What is Passivation of Lithium Battery?

Cell passivation is an important characteristic of lithium battery that can be very difficult to understand for many batteries-users. This section discusses this phenomenon, and it gives suggestions on how to counteract the effects of passivation when using lithium batteries.

Passivation is a very thin, high resistant, self-assembled layer formed on the surface of the lithium anode. It is formed as a result of a chemical reaction between the battery electrolyte and the lithium anode. Without the passivation layer, this type of lithium battery would not exist because the lithium would discharge and degrade quite rapidly. An advantage of the passivation layer is it allows the battery to have a very low self discharge rate and extremely long shelf life.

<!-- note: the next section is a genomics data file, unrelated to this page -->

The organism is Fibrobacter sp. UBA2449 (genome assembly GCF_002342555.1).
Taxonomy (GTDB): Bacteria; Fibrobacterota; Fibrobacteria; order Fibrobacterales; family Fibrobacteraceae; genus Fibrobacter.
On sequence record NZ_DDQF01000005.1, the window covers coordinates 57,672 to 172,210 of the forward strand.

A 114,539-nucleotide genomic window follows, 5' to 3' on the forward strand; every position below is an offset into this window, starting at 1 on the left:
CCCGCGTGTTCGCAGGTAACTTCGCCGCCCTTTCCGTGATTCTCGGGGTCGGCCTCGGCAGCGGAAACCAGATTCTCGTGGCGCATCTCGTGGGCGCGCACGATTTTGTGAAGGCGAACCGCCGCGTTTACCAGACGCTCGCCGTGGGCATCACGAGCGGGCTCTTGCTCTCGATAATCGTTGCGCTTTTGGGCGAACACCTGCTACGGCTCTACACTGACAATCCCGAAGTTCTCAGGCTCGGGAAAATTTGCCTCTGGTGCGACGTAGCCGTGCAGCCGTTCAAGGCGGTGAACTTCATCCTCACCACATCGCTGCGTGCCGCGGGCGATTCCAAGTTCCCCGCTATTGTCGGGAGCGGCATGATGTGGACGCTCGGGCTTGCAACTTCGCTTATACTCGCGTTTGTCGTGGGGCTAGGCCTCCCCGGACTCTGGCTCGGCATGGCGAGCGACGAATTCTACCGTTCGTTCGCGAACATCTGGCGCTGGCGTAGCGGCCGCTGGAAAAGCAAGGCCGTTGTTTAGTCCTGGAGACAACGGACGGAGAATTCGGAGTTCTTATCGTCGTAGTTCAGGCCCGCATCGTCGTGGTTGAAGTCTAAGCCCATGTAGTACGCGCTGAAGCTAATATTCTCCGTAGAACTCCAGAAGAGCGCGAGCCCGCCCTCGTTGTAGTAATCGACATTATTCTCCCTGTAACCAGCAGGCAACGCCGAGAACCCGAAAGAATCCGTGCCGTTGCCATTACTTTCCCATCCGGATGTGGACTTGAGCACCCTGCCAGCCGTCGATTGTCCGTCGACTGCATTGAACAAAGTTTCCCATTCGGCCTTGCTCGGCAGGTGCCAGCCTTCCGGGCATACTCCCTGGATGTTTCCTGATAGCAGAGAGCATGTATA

The most obvious affect of the passivation layer is voltage delay. Voltage delay will occur when a load is placed on the cell as illustrated in the following drawing:

After a load is applied to a cell, the high resistance of the passivation layer causes the voltage of the cell to drop rapidly. The discharge reaction slowly removes the passivation layer thereby lowering the internal resistance of the cell. This in turn causes the voltage of the cell to reach a peak value which should remain steady if other discharge conditions do not change. If the load increases after the cell s voltage stabilizes, then it may drop again until the passivation layer is fully removed.

Once the load is removed or lowered, the passivation layer will reform, and voltage delay may be a factor when subsequent loads are applied.